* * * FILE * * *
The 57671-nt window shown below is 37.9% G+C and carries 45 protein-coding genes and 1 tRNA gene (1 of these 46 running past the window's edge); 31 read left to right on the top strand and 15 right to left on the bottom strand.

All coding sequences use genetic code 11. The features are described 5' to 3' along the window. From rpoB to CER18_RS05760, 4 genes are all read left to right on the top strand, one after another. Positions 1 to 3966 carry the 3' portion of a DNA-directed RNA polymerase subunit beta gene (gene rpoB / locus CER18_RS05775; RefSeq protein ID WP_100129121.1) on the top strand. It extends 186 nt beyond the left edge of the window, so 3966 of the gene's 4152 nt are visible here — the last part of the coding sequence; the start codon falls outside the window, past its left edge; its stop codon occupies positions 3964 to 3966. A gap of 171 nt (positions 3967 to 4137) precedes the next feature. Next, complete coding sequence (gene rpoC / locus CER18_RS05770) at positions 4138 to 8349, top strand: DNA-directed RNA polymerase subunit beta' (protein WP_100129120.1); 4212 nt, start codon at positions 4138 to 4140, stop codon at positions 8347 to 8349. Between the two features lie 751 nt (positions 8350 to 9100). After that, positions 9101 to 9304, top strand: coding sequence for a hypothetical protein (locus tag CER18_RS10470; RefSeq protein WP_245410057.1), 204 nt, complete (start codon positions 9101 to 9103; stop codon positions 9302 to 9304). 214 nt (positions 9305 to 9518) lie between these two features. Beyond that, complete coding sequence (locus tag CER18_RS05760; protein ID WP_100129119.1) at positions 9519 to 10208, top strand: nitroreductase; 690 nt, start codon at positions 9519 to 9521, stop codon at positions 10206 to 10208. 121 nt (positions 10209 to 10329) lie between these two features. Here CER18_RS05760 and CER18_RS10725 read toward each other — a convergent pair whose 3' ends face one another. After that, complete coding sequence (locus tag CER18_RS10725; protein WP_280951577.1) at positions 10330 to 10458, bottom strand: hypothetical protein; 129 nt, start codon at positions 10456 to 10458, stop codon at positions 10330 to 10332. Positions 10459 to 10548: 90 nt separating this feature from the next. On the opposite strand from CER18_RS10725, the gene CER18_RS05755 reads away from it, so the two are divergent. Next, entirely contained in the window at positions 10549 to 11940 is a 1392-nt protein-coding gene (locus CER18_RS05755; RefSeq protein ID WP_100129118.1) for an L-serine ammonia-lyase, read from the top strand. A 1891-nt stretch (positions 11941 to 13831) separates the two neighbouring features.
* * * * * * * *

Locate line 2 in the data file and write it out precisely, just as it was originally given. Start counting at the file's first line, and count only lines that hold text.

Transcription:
All coding sequences use genetic code 11. The features are described 5' to 3' along the window. From rpoB to CER18_RS05760, 4 genes are all read left to right on the top strand, one after another. Positions 1 to 3966 carry the 3' portion of a DNA-directed RNA polymerase subunit beta gene (gene rpoB / locus CER18_RS05775; RefSeq protein ID WP_100129121.1) on the top strand. It extends 186 nt beyond the left edge of the window, so 3966 of the gene's 4152 nt are visible here — the last part of the coding sequence; the start codon falls outside the window, past its left edge; its stop codon occupies positions 3964 to 3966. A gap of 171 nt (positions 3967 to 4137) precedes the next feature. Next, complete coding sequence (gene rpoC / locus CER18_RS05770) at positions 4138 to 8349, top strand: DNA-directed RNA polymerase subunit beta' (protein WP_100129120.1); 4212 nt, start codon at positions 4138 to 4140, stop codon at positions 8347 to 8349. Between the two features lie 751 nt (positions 8350 to 9100). After that, positions 9101 to 9304, top strand: coding sequence for a hypothetical protein (locus tag CER18_RS10470; RefSeq protein WP_245410057.1), 204 nt, complete (start codon positions 9101 to 9103; stop codon positions 9302 to 9304). 214 nt (positions 9305 to 9518) lie between these two features. Beyond that, complete coding sequence (locus tag CER18_RS05760; protein ID WP_100129119.1) at positions 9519 to 10208, top strand: nitroreductase; 690 nt, start codon at positions 9519 to 9521, stop codon at positions 10206 to 10208. 121 nt (positions 10209 to 10329) lie between these two features. Here CER18_RS05760 and CER18_RS10725 read toward each other — a convergent pair whose 3' ends face one another. After that, complete coding sequence (locus tag CER18_RS10725; protein WP_280951577.1) at positions 10330 to 10458, bottom strand: hypothetical protein; 129 nt, start codon at positions 10456 to 10458, stop codon at positions 10330 to 10332. Positions 10459 to 10548: 90 nt separating this feature from the next. On the opposite strand from CER18_RS10725, the gene CER18_RS05755 reads away from it, so the two are divergent. Next, entirely contained in the window at positions 10549 to 11940 is a 1392-nt protein-coding gene (locus CER18_RS05755; RefSeq protein ID WP_100129118.1) for an L-serine ammonia-lyase, read from the top strand. A 1891-nt stretch (positions 11941 to 13831) separates the two neighbouring features.